It’s now possible to buy, resell power for a profit
Kenyans will from next week be able to buy electricity in bulk from Kenya Power at discounted prices and resell it to other customers at a profit, in a move aimed at enhancing power supply in the country.
The Energy and Petroleum Regulatory Authority (Epra) on Friday approved new power tariffs that take effect on April 1, including bulk tariffs.
The move will see Kenya Power gradually be relegated to serving large power consumers such as industrial customers with the retail distribution taken over by private firms that will be forced to be lean, efficient and effective in order to turn a profit from the power reselling business.
“We have also approved the bulk tariffs in furtherance of the provisions of Section 163 of the Energy Act, 2019. This will allow large consumers to buy power in bulk from Kenya Power and to retail the same to their end user customers,” said Epra.
In the new tariffs, large customers of category CI5 will buy power at a bulk base tariff of Sh12.12 per unit from next week, which will drop to Sh11.98 in 2023/24, Sh11.40 in 2024/25 and Sh11.16 in 2025/26. In comparison, unsubsidised domestic consumers will buy the same from Kenya Power at a base tariff of Sh20.97 from next week and Sh20.58, Sh19.08 and Sh18.57 per unit over the next three years, respectively.
The Energy Act introduced private participation in power distribution, which is currently monopolised by Kenya Power, but had not been actualised because the last tariff review was in July 2018 before the Act took effect.
This means that firms that want to cash in on the new tariffs regime can now enter into a deal with Kenya Power for the supply of bulk electricity, with Epra reserving the power to approve or reject such deals on a case-by-case basis.
“Every electricity supply agreement between a retailer and another licensee for the procurement of electrical energy by a retailer for resale to consumers shall be submitted to the Authority before execution,” states the Act.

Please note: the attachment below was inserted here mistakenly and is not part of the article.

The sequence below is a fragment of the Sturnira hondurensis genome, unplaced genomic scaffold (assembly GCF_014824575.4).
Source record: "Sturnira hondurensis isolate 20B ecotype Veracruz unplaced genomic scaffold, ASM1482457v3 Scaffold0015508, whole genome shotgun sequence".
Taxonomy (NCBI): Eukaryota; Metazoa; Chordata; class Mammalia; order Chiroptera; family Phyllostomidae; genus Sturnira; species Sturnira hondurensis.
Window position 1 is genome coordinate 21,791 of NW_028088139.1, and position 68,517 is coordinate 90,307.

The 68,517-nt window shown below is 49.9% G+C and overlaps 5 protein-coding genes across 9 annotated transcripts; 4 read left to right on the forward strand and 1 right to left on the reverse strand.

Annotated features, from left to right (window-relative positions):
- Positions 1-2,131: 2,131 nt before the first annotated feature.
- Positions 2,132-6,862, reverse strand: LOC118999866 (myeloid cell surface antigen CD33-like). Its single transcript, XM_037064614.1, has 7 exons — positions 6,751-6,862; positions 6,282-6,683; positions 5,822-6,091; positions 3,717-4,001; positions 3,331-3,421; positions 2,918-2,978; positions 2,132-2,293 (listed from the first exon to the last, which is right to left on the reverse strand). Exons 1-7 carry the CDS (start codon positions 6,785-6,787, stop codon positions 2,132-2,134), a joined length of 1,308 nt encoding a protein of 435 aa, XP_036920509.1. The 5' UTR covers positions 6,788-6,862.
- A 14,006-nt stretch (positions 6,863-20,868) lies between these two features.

“(It) shall include provisions on rights and obligations of the retailer and the licensee, schedule of tariffs and charges, processing of applications for connection to supply, responsibilities and procedures for handling interruptions of supply, bulk and retail metering, complaint handling and dispute resolution and termination and suspension,” it adds.
During his vetting last year, Energy Cabinet Secretary Davis Chirchir told MPs that power reselling will enhance efficiency and relieve Kenya Power of the tiring task of spending billions of shillings to pursue defaulters.
The regime will be similar to that used by telecommunications companies to sell airtime where resellers earn a commission on their sales but pay the telcos upfront for the airtime.
“We really need to think out of the box on how Kenya Power trades. Think about how Safaricom trades, they give you a zone to manage. For those of us who work for Safaricom, it is not owed any money because you prepay for the airtime and then distribute,” Mr Chirchir told the vetting team. “There is no reason why Kenya Power should not adopt such frameworks where a region is given to a business person, you buy in bulk at a discount and then they manage the customers.”
This shift might take years before a regime of reselling electricity from Kenya Power is actualised. The main impediment is the huge capital outlay that a private company would require to set up a distribution network, including building power lines and substations from scratch and acquiring wayleaves. There is however the possibility of Kenya Power leasing out or selling part of its distribution network to private investors in areas the utility might not want to continue serving.
The utility generates about 70 per cent of its revenues from its commercial and industrial customers and just 30 per cent from its domestic customers.